Treasury Suspends Investment Into Federal Employee Retirement Funds to Avoid Hitting Debt Ceiling

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By on December 11, 2017 in Retirement with 0 Comments

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Treasury Secretary Steve Mnuchin said in a letter to leaders in Congress on Monday that the federal government has taken another one of its “extraordinary measures” to avoid hitting the debt ceiling by stopping investment into two retirement funds for federal employees.

The two funds are the Civil Service Retirement and Disability Fund (CSRDF) and the Postal Service Retiree Health Benefits Fund. Mnuchin said the government can no longer fully invest in these funds as a way to avoid exceeding the debt ceiling. He noted, however, that once the debt limit is raised, the funds will be made whole again, much along the lines of what is done with the TSP’s G Fund.

The Congressional Budget Office warned in a recent report that the Treasury Department would likely have to soon begin using these “extraordinary measures” to avoid hitting the debt ceiling.

About the CSRDF

The CSRDF provides defined benefits to retired and disabled Federal employees covered by the Civil Service Retirement System (CSRS).

This fund invests in special-issue Treasury securities, and these securities count against the debt limit.

The Treasury Department is authorized to suspend investing money received by the CSRDF. This authority can be used when the Secretary of the Treasury determines that additional investments cannot be made without exceeding the debt limit. Also, the Treasury can redeem existing investments held by the CSRDF when the Secretary of the Treasury determines a “debt issuance suspension period.”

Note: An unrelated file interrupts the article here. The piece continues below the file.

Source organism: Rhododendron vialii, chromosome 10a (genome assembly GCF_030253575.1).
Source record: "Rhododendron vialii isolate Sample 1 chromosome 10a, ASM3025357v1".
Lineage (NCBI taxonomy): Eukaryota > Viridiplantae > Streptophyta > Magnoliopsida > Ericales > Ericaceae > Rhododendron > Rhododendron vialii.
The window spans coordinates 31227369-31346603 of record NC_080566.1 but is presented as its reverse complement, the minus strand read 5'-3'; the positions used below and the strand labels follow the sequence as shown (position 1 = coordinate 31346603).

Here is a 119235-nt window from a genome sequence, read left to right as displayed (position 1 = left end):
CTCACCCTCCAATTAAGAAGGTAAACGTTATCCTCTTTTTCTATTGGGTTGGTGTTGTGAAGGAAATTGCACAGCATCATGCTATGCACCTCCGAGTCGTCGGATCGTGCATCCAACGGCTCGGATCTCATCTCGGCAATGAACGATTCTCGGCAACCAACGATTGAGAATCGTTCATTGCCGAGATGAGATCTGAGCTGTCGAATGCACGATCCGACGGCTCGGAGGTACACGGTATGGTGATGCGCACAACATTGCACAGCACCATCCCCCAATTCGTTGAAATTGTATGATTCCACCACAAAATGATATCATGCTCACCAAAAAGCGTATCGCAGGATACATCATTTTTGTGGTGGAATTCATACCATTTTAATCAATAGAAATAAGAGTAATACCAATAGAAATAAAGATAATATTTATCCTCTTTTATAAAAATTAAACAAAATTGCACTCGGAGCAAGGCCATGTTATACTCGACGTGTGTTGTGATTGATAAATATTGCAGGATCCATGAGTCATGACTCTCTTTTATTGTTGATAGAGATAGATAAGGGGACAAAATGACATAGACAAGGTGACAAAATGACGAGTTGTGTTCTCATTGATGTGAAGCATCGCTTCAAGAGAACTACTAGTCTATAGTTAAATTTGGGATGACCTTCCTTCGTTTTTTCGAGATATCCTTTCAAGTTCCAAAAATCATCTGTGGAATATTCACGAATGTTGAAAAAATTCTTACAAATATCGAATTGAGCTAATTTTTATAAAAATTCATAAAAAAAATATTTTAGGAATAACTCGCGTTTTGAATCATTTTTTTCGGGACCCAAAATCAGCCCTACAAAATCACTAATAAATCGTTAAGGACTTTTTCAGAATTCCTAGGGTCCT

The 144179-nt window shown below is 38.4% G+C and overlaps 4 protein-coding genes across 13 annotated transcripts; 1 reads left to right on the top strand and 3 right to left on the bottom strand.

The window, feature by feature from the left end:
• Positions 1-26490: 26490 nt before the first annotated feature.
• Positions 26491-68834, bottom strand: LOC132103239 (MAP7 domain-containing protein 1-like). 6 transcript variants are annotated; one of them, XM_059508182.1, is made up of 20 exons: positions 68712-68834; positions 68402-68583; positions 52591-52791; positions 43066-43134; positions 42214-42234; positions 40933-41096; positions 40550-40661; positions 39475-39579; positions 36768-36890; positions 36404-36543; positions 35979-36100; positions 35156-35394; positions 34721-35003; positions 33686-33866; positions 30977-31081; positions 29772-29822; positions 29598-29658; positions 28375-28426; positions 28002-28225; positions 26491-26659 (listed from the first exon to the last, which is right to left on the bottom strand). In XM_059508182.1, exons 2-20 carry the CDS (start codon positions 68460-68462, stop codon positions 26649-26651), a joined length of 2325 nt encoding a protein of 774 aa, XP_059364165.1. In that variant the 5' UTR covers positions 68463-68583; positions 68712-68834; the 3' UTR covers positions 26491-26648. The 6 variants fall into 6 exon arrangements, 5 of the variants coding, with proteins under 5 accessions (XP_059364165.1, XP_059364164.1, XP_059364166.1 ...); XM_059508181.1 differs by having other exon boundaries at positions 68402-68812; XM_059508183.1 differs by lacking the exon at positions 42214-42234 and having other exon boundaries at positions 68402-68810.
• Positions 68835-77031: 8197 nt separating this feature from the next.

The Debt Ceiling

The federal government is facing the spending restraint thanks to a new debt limit that was imposed starting last Friday.

Congress had suspended the debt ceiling in September, thereby allowing the government to borrow as much money as it wanted, but when this suspension ended Friday, it imposed a new debt ceiling of roughly $20.493 trillion. It will now have to be raised by Congress again to let the federal government to continue borrowing money at its usual pace.

The CBO also said in its recent report that the federal government should be able to operate via the use of these “extraordinary measures” until March or April, but that the government would start to run out of money at that point if the debt ceiling isn’t raised.

Mnuchin urged Congress in his letter to raise the debt ceiling as soon as possible.

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Ian Smith is one of the co-founders of FedSmith.com. He enjoys writing about current topics that affect the federal workforce.

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